Seersucker is a lightweight summer fabric with irregular creased and smooth vertical stripes. The most exciting feature of this fabric is that it does not wrinkle. Ironing would damage the character of the fabric by eliminating the textured lines.

This fabric was initially prepared with pure silk and cotton. The weaving process of the fabric makes it ideal for warmer temperatures. The loose weave permits a broader distance between the material and your body, helping create airflow.

This fabric has a puckered effect generated by altering tight-tension yarns with loose-tension yarns. This puckered effect is responsible for increased air circulation and breathability.

The history of seersucker

Seersucker fabric originated in India during the 1600s. Due to its breathability, the fabric gained popularity among British traders living in India. They started exporting the fabric to other countries.

The word seersucker came from the Persian term ‘shir o shakka,’ meaning ‘milk and sugar. This name was given to the fabric due to its smooth stripes like milk and the puckered stripe like sugar.

Seersucker became famous in the western world during the 1900s. During the American Civil War, soldiers’ clothes were prepared with seersucker fabric due to their high durability.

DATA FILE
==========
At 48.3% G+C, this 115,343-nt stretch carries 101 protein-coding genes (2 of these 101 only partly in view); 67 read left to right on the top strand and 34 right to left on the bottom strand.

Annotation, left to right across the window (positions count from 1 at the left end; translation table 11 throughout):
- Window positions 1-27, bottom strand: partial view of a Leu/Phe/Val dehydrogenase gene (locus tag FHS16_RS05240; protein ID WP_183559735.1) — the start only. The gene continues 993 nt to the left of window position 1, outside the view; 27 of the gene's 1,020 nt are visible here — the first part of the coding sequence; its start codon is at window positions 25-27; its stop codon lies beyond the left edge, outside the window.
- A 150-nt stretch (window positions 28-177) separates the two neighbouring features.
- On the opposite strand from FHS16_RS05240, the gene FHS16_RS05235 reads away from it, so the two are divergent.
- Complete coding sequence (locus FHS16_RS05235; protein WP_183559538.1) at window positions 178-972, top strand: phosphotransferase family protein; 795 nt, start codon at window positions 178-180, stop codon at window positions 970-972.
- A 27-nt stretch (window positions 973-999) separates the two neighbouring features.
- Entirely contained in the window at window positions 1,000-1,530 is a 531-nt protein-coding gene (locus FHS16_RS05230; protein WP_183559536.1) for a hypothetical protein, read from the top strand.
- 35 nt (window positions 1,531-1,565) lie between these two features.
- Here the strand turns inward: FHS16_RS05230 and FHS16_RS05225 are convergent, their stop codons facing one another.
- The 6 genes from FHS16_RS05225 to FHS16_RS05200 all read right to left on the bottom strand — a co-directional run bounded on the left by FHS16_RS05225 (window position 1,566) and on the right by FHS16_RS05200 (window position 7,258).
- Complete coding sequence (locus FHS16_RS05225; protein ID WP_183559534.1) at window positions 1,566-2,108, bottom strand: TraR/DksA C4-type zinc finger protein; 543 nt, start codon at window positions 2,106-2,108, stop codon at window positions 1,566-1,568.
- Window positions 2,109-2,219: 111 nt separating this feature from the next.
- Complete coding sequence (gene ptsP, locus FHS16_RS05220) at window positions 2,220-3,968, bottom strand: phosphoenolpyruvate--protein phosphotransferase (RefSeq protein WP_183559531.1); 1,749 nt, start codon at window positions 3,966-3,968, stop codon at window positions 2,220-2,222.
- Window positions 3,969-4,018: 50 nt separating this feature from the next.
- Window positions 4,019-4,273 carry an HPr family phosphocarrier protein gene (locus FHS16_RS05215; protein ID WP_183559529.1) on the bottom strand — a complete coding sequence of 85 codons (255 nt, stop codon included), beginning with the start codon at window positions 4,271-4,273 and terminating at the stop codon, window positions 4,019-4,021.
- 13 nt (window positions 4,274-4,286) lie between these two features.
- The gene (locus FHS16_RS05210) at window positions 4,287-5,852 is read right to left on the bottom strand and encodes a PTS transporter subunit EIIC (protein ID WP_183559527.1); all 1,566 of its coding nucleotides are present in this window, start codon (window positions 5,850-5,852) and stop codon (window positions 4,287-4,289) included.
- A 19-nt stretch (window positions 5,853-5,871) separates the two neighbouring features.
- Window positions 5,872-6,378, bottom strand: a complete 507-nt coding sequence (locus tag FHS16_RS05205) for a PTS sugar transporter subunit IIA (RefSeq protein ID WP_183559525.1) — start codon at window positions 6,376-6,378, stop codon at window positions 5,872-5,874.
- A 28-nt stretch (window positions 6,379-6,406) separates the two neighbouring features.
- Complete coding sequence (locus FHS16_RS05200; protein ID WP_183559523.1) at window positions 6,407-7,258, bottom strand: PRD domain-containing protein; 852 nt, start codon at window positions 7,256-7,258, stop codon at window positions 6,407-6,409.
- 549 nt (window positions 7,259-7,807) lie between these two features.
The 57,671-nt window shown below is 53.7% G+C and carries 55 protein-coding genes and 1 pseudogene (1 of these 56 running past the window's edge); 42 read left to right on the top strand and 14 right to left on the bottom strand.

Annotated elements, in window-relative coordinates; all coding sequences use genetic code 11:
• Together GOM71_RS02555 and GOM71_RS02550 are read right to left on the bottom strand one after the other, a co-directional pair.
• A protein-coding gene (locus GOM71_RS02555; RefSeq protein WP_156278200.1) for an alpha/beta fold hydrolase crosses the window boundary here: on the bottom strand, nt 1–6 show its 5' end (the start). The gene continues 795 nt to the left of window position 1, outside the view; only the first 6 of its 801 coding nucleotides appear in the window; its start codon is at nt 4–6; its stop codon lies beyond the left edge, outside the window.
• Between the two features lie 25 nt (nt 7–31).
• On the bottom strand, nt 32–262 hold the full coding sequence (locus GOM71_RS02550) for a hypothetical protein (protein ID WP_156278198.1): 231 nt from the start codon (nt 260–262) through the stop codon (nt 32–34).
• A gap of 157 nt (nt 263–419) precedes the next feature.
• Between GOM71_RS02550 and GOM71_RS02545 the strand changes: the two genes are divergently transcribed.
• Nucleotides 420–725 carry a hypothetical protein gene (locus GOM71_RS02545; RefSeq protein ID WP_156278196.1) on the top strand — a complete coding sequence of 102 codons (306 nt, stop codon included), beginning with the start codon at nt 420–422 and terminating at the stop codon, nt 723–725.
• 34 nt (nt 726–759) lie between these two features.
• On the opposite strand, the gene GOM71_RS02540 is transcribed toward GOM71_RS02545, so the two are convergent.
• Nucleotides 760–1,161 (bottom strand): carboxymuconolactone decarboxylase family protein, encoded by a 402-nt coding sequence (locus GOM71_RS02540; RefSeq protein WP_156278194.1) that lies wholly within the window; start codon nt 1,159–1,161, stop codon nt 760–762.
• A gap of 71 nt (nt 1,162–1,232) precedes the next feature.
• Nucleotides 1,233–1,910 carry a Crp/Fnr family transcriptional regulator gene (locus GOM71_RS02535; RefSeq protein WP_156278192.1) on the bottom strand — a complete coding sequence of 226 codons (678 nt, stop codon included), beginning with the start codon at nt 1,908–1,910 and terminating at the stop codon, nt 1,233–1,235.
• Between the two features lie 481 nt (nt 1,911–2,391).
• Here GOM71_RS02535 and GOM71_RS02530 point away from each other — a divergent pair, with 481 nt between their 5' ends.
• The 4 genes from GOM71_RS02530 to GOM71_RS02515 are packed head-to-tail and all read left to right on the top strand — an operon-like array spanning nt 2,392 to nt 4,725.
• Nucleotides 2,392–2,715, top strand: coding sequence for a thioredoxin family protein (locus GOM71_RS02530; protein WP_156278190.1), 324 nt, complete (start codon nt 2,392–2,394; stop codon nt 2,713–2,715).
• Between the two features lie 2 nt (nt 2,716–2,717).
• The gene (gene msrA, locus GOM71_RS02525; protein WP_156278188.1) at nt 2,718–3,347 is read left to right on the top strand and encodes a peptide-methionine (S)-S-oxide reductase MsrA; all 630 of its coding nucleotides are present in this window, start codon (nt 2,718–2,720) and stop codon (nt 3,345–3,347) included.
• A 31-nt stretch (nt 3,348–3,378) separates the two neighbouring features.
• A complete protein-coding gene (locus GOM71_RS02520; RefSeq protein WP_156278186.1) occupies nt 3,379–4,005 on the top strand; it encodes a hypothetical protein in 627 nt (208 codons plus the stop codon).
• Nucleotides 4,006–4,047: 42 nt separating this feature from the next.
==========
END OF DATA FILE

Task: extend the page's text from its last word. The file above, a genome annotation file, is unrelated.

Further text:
Seersucker was brought into mainstream fashion by Joseph Haspel, Sr. He made men’s suits with seersucker in 1909. Afterward, the fabric made its way into almost all kinds of clothing.

Types of seersucker:

There are two types of seersucker fabric based on the material used for their formation.

  • 100% Cotton Seersucker
  • Polyester Blended Seersucker

100% Cotton Seersucker:

Mostly seersucker is made with pure cotton. This seersucker is thicker and breathable. It is less susceptible to wrinkling.

Cotton seersucker isn’t see-through due to its thickness.

People prefer this seersucker due to its wrinkle-resistant nature. This fabric is mainly used by High-end quality brands like Duffield Lane or Draper James.

Polyester Blended Seersucker:

The seersucker is made with a blend of cotton and polyester. It is thinner, lined, and of cheap quality. Another downside of this seersucker is that it wrinkles almost immediately.

Due to the blend, this fabric is not breathable and becomes very hot, particularly in summer. Cheaper brands use this fabric with low cost and likely high markups.

Uses of seersucker fabric:

Seersucker is a highly versatile fabric. It is becoming popular due to its numerous color options. This is not only a summer suit fabric but can also be used as seersucker swim fabric for making swim shorts.

If you want to enjoy the beauty of this fabric, then a perfect fit is necessary. This fabric usually has an extra bulk due to the puckering effect. It would be best if you prefer a slimmer fit, mainly with tailoring.

Is seersucker easy to clean?

Cotton seersucker offers easy cleaning. A home laundry, with quick removal after a tumble dry, is enough to give a better look to this fabric. The fabric becomes softer with repeated washing and drying.


If you live in a country where the temperature reaches to peak during summer, you must wear clothes made with seersucker fabric. This fabric will prevent sweating due to proper air circulation.


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